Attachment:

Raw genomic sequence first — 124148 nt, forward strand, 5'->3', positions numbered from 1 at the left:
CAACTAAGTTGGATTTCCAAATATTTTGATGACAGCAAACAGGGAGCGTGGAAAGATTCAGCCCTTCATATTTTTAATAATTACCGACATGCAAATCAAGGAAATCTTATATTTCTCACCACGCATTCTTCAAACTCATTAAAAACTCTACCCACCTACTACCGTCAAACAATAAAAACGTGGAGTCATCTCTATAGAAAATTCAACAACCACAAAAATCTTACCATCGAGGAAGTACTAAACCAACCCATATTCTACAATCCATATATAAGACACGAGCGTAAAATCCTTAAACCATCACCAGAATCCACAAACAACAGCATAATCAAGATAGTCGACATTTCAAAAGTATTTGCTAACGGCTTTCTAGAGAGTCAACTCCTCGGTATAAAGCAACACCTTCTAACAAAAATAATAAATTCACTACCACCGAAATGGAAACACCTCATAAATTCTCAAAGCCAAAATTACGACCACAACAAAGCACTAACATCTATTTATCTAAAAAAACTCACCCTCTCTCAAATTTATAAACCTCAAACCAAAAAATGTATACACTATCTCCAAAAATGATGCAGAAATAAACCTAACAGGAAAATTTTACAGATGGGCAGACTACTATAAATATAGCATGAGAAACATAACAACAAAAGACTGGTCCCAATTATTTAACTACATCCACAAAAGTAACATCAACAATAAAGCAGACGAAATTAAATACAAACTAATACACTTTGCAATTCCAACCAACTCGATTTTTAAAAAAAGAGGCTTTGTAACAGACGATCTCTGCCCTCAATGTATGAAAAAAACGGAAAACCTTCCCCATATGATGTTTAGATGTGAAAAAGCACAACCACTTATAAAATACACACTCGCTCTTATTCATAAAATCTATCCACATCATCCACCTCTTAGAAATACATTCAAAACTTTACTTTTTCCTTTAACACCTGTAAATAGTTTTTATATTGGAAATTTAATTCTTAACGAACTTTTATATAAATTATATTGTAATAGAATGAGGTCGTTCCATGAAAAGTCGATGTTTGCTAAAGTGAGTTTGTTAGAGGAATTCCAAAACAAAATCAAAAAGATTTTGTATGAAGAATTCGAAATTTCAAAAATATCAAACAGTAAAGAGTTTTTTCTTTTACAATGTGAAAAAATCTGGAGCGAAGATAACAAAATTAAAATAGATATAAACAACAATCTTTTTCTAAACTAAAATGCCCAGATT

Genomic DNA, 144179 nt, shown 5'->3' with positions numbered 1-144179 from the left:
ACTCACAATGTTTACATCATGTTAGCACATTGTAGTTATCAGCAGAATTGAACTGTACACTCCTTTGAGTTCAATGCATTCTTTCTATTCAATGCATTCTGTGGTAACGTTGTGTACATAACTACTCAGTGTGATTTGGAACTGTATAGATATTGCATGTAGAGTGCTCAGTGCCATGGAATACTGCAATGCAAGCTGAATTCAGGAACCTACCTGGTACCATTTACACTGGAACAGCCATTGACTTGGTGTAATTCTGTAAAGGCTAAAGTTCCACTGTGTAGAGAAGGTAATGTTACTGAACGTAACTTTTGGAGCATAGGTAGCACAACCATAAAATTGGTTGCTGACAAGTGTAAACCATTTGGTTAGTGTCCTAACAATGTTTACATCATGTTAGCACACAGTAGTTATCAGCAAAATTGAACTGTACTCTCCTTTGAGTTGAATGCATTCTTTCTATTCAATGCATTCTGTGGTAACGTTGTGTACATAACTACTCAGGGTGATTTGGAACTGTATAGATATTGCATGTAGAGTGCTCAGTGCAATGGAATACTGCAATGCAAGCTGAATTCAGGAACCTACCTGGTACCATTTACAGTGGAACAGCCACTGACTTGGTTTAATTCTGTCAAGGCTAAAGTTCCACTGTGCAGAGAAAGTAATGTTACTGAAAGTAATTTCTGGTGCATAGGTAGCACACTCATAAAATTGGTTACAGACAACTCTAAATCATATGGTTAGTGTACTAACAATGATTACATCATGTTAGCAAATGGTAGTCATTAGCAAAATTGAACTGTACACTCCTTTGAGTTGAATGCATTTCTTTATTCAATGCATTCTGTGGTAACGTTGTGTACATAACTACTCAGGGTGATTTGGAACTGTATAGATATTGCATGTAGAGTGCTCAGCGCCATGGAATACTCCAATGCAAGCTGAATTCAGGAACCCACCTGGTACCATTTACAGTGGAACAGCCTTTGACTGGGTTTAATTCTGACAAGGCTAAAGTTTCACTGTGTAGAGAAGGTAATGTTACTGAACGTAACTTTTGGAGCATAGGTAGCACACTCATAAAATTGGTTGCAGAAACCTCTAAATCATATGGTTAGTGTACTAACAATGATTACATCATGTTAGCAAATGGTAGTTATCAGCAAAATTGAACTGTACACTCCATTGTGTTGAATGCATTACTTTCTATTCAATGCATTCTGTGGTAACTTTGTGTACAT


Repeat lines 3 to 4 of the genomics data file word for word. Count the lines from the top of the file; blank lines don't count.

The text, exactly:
Genomic DNA, 144179 nt, shown 5'->3' with positions numbered 1-144179 from the left:
ACTCACAATGTTTACATCATGTTAGCACATTGTAGTTATCAGCAGAATTGAACTGTACACTCCTTTGAGTTCAATGCATTCTTTCTATTCAATGCATTCTGTGGTAACGTTGTGTACATAACTACTCAGTGTGATTTGGAACTGTATAGATATTGCATGTAGAGTGCTCAGTGCCATGGAATACTGCAATGCAAGCTGAATTCAGGAACCTACCTGGTACCATTTACACTGGAACAGCCATTGACTTGGTGTAATTCTGTAAAGGCTAAAGTTCCACTGTGTAGAGAAGGTAATGTTACTGAACGTAACTTTTGGAGCATAGGTAGCACAACCATAAAATTGGTTGCTGACAAGTGTAAACCATTTGGTTAGTGTCCTAACAATGTTTACATCATGTTAGCACACAGTAGTTATCAGCAAAATTGAACTGTACTCTCCTTTGAGTTGAATGCATTCTTTCTATTCAATGCATTCTGTGGTAACGTTGTGTACATAACTACTCAGGGTGATTTGGAACTGTATAGATATTGCATGTAGAGTGCTCAGTGCAATGGAATACTGCAATGCAAGCTGAATTCAGGAACCTACCTGGTACCATTTACAGTGGAACAGCCACTGACTTGGTTTAATTCTGTCAAGGCTAAAGTTCCACTGTGCAGAGAAAGTAATGTTACTGAAAGTAATTTCTGGTGCATAGGTAGCACACTCATAAAATTGGTTACAGACAACTCTAAATCATATGGTTAGTGTACTAACAATGATTACATCATGTTAGCAAATGGTAGTCATTAGCAAAATTGAACTGTACACTCCTTTGAGTTGAATGCATTTCTTTATTCAATGCATTCTGTGGTAACGTTGTGTACATAACTACTCAGGGTGATTTGGAACTGTATAGATATTGCATGTAGAGTGCTCAGCGCCATGGAATACTCCAATGCAAGCTGAATTCAGGAACCCACCTGGTACCATTTACAGTGGAACAGCCTTTGACTGGGTTTAATTCTGACAAGGCTAAAGTTTCACTGTGTAGAGAAGGTAATGTTACTGAACGTAACTTTTGGAGCATAGGTAGCACACTCATAAAATTGGTTGCAGAAACCTCTAAATCATATGGTTAGTGTACTAACAATGATTACATCATGTTAGCAAATGGTAGTTATCAGCAAAATTGAACTGTACACTCCATTGTGTTGAATGCATTACTTTCTATTCAATGCATTCTGTGGTAACTTTGTGTACAT